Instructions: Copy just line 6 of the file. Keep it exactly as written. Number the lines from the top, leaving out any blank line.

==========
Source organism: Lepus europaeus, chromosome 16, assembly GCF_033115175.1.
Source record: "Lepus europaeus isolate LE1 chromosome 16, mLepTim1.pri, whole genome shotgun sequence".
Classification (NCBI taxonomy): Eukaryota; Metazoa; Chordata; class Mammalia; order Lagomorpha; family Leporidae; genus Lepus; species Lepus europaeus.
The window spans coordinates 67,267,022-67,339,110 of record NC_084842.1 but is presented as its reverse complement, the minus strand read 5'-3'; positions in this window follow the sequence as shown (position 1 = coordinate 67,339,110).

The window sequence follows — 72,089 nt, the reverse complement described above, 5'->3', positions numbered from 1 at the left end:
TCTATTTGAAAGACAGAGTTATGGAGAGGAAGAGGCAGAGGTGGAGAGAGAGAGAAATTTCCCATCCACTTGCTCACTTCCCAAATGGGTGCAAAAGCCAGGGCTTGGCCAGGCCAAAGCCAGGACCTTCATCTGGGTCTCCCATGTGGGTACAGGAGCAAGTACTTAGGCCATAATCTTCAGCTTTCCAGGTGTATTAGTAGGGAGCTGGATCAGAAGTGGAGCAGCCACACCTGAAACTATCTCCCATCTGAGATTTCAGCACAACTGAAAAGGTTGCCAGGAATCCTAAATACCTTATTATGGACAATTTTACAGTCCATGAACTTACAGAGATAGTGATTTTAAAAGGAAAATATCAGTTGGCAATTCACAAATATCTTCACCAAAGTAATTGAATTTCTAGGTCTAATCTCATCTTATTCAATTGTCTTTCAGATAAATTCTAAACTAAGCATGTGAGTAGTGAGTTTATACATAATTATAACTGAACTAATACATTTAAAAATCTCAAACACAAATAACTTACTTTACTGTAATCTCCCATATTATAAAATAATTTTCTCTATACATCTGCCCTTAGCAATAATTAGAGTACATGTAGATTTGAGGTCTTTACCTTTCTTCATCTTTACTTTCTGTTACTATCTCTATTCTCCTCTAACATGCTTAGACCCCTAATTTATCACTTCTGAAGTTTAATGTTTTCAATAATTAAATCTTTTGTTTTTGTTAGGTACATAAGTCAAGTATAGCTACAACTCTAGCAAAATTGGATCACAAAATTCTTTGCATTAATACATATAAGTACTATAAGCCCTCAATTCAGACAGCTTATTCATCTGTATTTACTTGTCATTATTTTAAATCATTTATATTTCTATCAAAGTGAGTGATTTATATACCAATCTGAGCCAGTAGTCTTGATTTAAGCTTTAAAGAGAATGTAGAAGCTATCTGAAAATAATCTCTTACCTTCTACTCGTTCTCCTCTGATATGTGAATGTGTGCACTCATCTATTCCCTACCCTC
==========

TCTATTTGAAAGACAGAGTTATGGAGAGGAAGAGGCAGAGGTGGAGAGAGAGAGAAATTTCCCATCCACTTGCTCACTTCCCAAATGGGTGCAAAAGCCAGGGCTTGGCCAGGCCAAAGCCAGGACCTTCATCTGGGTCTCCCATGTGGGTACAGGAGCAAGTACTTAGGCCATAATCTTCAGCTTTCCAGGTGTATTAGTAGGGAGCTGGATCAGAAGTGGAGCAGCCACACCTGAAACTATCTCCCATCTGAGATTTCAGCACAACTGAAAAGGTTGCCAGGAATCCTAAATACCTTATTATGGACAATTTTACAGTCCATGAACTTACAGAGATAGTGATTTTAAAAGGAAAATATCAGTTGGCAATTCACAAATATCTTCACCAAAGTAATTGAATTTCTAGGTCTAATCTCATCTTATTCAATTGTCTTTCAGATAAATTCTAAACTAAGCATGTGAGTAGTGAGTTTATACATAATTATAACTGAACTAATACATTTAAAAATCTCAAACACAAATAACTTACTTTACTGTAATCTCCCATATTATAAAATAATTTTCTCTATACATCTGCCCTTAGCAATAATTAGAGTACATGTAGATTTGAGGTCTTTACCTTTCTTCATCTTTACTTTCTGTTACTATCTCTATTCTCCTCTAACATGCTTAGACCCCTAATTTATCACTTCTGAAGTTTAATGTTTTCAATAATTAAATCTTTTGTTTTTGTTAGGTACATAAGTCAAGTATAGCTACAACTCTAGCAAAATTGGATCACAAAATTCTTTGCATTAATACATATAAGTACTATAAGCCCTCAATTCAGACAGCTTATTCATCTGTATTTACTTGTCATTATTTTAAATCATTTATATTTCTATCAAAGTGAGTGATTTATATACCAATCTGAGCCAGTAGTCTTGATTTAAGCTTTAAAGAGAATGTAGAAGCTATCTGAAAATAATCTCTTACCTTCTACTCGTTCTCCTCTGATATGTGAATGTGTGCACTCATCTATTCCCTACCCTC